Oasys Design Systems Inc. has enhanced its Chip Synthesis platform, including chip-level power analysis and the ability to re-synthesize a design from the register transfer level (RTL) with new power constraints.
RealTime Designer, based on Oasys' Chip Synthesis technology, is the first design tool for physical RTL synthesis of 100-million gate designs. It allows power to be managed at the chip level and enables project teams re-synthesize an existing RTL design to take into account a new power architecture. It can read input files from the Common Power Format (CPF) from Si2, the way low-power policies are described, and will soon support IEEE Standard 1801-2009, based on Accellera’s Unified Power Format (UPF).
RealTime Designer is said to enable designers to experiment with voltage levels and power tradeoffs at the architectural level for maximum impact, while taking all power measurements from a fully placed netlist. During synthesis, RealTime Designer inserts all the appropriate level shifters, isolation cells and retention registers, as specified in the power policy.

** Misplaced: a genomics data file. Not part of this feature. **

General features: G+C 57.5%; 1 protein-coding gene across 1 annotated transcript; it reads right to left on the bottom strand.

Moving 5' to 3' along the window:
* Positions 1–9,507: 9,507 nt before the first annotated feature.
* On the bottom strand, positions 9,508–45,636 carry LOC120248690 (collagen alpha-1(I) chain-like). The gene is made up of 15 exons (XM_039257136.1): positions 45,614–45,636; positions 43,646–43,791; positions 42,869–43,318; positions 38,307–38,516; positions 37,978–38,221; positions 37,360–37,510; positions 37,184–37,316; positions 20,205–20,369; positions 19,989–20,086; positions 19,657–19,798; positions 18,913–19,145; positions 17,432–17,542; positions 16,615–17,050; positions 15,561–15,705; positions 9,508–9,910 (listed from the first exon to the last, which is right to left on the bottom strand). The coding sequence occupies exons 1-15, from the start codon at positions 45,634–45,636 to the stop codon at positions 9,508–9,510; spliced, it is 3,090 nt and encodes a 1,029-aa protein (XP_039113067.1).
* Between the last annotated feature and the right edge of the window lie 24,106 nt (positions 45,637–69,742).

No need to have a complete CPF or UPF file before using RealTime Designer. Oasys claimed that the power policy can be explored for various scenarios and RealTime Designer can be used interactively to consider alternative power policies without needing them to be fully specified in an external file. Once this “what-if” analysis is complete and the final policy has been selected, RealTime Designer writes out the CPF or UPF file to be used by other tools, such as analysis and verification, and traditional place and route tools.
The latest version RealTime Designer is shipping now.
It is priced from $395,000 for a one-year, time-based license.